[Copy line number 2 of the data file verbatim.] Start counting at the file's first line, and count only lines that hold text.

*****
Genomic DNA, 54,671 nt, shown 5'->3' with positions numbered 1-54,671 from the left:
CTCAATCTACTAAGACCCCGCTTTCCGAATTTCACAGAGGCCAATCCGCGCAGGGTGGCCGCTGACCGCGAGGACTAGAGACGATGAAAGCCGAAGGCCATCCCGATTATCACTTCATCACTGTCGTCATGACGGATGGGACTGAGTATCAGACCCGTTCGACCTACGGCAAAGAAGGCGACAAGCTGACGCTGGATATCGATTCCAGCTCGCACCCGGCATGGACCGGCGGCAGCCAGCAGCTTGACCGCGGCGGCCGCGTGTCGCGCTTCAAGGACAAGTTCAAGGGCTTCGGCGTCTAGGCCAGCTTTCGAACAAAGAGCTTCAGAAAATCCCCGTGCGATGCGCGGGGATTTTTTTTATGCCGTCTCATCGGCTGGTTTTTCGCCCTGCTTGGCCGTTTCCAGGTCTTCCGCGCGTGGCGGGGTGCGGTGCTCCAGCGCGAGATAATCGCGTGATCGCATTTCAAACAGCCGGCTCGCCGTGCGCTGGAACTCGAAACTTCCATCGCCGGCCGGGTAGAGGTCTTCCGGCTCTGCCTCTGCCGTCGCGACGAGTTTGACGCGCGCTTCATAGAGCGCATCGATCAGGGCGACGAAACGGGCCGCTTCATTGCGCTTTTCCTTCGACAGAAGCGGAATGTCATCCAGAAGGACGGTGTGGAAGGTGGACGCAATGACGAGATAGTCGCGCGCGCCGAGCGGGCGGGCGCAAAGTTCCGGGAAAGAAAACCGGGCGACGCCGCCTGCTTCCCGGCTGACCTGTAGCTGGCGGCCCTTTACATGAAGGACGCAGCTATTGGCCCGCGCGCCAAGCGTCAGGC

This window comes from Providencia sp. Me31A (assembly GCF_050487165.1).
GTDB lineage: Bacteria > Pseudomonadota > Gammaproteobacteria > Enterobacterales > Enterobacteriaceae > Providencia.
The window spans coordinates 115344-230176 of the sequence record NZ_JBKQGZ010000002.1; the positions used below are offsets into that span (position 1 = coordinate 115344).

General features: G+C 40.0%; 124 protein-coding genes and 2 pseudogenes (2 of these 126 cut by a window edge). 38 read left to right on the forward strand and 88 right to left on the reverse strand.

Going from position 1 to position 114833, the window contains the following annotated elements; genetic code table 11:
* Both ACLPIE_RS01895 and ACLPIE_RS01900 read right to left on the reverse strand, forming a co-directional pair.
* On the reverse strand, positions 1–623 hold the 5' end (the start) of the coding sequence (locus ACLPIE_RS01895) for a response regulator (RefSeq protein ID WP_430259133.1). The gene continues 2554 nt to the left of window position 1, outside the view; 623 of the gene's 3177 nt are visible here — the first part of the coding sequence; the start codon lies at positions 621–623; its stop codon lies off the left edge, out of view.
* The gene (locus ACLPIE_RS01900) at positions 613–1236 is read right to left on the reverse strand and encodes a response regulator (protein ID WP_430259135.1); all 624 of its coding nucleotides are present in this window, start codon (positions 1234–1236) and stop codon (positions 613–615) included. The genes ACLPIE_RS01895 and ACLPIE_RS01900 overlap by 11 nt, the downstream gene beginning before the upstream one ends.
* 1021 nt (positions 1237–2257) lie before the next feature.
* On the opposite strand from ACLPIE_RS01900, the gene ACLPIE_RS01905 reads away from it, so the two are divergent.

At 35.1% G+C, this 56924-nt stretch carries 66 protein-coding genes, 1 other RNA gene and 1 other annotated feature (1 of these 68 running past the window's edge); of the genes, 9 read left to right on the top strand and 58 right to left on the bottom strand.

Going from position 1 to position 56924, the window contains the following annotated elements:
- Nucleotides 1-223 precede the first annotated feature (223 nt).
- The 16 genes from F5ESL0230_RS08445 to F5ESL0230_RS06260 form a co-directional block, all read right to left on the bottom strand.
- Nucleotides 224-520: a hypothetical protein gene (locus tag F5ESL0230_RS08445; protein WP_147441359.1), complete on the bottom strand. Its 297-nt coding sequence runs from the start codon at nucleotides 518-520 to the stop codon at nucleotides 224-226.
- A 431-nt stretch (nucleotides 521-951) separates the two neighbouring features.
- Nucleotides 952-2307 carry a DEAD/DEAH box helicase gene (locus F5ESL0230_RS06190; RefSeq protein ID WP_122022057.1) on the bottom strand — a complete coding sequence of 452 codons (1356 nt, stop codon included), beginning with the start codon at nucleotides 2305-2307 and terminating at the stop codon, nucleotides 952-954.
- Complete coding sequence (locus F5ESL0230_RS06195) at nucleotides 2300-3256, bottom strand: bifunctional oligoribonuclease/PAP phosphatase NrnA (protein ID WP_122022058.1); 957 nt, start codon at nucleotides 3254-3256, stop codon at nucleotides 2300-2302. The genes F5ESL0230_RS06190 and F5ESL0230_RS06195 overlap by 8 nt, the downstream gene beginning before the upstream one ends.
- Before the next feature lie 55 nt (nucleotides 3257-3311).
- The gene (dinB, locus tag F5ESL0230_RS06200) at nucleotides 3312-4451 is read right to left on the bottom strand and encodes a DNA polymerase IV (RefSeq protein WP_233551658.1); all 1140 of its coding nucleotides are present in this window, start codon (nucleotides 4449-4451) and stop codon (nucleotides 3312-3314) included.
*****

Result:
CTCAATCTACTAAGACCCCGCTTTCCGAATTTCACAGAGGCCAATCCGCGCAGGGTGGCCGCTGACCGCGAGGACTAGAGACGATGAAAGCCGAAGGCCATCCCGATTATCACTTCATCACTGTCGTCATGACGGATGGGACTGAGTATCAGACCCGTTCGACCTACGGCAAAGAAGGCGACAAGCTGACGCTGGATATCGATTCCAGCTCGCACCCGGCATGGACCGGCGGCAGCCAGCAGCTTGACCGCGGCGGCCGCGTGTCGCGCTTCAAGGACAAGTTCAAGGGCTTCGGCGTCTAGGCCAGCTTTCGAACAAAGAGCTTCAGAAAATCCCCGTGCGATGCGCGGGGATTTTTTTTATGCCGTCTCATCGGCTGGTTTTTCGCCCTGCTTGGCCGTTTCCAGGTCTTCCGCGCGTGGCGGGGTGCGGTGCTCCAGCGCGAGATAATCGCGTGATCGCATTTCAAACAGCCGGCTCGCCGTGCGCTGGAACTCGAAACTTCCATCGCCGGCCGGGTAGAGGTCTTCCGGCTCTGCCTCTGCCGTCGCGACGAGTTTGACGCGCGCTTCATAGAGCGCATCGATCAGGGCGACGAAACGGGCCGCTTCATTGCGCTTTTCCTTCGACAGAAGCGGAATGTCATCCAGAAGGACGGTGTGGAAGGTGGACGCAATGACGAGATAGTCGCGCGCGCCGAGCGGGCGGGCGCAAAGTTCCGGGAAAGAAAACCGGGCGACGCCGCCTGCTTCCCGGCTGACCTGTAGCTGGCGGCCCTTTACATGAAGGACGCAGCTATTGGCCCGCGCGCCAAGCGTCAGGC